Characterizing the dynamic output capacitance of a MOSFET

September 20, 2013 //By Alexander J. Young
Characterizing the dynamic output capacitance of a MOSFET
Alexander J. Young of ON Semiconductor considers how to characterize the dynamic output capacitance of a MOSFET.

According to precedence, MOSFET datasheets show output capacitance at a single measured voltage.  While these values were good enough for relative comparison between products in the past, it is misleading to use these values for modern devices.  A better representation of product capacitance is needed.

The output capacitance of a MOSFET is voltage dependent; therefore a single point measurement does not accurately represent the capacitance characteristic of the device.  Curve fitting can be used to find an output capacitance equation from this single point. Equation 1 below is an example based on capacitance at 25 V.
     
     
This formula’s integral could then be used in place of a single value capacitance in applicable equations.  As shown in figure 1 and figure 2, equation 1 worked fairly well for planar devices however, more complex structures, like super-junction, are poorly represented leading to excessive error in any calculations.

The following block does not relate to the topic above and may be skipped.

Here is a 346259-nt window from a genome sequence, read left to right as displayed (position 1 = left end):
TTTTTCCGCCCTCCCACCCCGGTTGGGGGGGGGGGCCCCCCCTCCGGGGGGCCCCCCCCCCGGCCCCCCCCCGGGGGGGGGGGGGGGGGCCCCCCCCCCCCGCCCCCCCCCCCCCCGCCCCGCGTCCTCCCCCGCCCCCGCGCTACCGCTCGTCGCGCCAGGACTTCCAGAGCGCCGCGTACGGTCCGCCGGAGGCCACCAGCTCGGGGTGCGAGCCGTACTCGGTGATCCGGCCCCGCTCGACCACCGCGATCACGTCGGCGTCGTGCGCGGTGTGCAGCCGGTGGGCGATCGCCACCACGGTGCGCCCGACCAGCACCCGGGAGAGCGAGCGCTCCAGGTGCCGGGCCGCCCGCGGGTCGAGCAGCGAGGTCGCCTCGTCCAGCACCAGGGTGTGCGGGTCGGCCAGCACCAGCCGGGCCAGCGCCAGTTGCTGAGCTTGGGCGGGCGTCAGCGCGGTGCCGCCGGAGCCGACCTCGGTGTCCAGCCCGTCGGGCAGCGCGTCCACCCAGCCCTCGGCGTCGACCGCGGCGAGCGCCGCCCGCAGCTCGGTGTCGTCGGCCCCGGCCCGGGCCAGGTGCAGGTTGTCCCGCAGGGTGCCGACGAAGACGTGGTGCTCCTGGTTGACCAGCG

Rather than creating a different equation to better fit the capacitance characteristic of each new device architecture, effective capacitance measurements can be used.  Effective capacitance values represent the capacitance that results in the same charge time or charge energy up to a given voltage.  These values take the change of capacitance into account without the need for complex formulas or integration like would be required when using equation 1.
 

Figure 1. Planar Output Capacitance Calculated per Equation 1
                                   

     

Figure 2. Super-Junction Output Capacitance Calculated per Equation 1
   
Using Effective Capacitance

Effective capacitance can be used in modeling energy loss and designing resonant topologies.  When modeling energy loss for hard switching topologies, the energy stored in the output capacitance is lost as heat every switching cycle. As the switching frequency increases the switching losses approach conduction losses, dramatically affecting efficiency.  The relationship of output capacitance to power loss is shown in Equation 2 [2], [3].  This is only one component of switching loss, but it

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